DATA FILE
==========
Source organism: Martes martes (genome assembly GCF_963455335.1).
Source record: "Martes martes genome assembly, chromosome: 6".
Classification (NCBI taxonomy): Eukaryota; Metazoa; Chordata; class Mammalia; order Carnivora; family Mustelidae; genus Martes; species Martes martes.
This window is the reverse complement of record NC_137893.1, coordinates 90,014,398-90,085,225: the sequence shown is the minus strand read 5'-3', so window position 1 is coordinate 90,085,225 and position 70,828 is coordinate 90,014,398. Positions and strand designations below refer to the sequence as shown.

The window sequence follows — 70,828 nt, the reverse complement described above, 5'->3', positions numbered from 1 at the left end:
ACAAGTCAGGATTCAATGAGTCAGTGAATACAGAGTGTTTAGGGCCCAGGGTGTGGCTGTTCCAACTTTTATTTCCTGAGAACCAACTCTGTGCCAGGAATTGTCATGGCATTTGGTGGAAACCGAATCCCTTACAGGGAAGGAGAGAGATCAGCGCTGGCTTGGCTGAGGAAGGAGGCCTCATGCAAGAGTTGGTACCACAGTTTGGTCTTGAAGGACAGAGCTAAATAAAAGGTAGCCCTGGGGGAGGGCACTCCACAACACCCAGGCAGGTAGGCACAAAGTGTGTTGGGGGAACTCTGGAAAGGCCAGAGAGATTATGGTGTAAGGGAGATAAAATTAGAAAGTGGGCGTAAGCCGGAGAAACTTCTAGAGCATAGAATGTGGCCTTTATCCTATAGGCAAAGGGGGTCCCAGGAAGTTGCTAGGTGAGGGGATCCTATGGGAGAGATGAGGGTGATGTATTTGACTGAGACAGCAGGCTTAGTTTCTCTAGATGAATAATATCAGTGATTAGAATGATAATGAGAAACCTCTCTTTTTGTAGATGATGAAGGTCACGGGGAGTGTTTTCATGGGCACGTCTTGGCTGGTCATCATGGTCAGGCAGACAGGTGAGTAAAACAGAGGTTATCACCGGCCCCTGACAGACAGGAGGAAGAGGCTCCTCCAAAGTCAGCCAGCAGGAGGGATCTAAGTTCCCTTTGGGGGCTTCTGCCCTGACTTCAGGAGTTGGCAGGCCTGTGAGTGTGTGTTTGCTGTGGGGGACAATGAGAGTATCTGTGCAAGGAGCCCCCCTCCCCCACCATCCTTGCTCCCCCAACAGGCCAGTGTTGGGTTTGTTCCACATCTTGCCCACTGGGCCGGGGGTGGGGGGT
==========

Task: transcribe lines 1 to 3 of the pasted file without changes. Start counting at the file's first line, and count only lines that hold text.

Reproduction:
Source organism: Martes martes (genome assembly GCF_963455335.1).
Source record: "Martes martes genome assembly, chromosome: 6".
Classification (NCBI taxonomy): Eukaryota; Metazoa; Chordata; class Mammalia; order Carnivora; family Mustelidae; genus Martes; species Martes martes.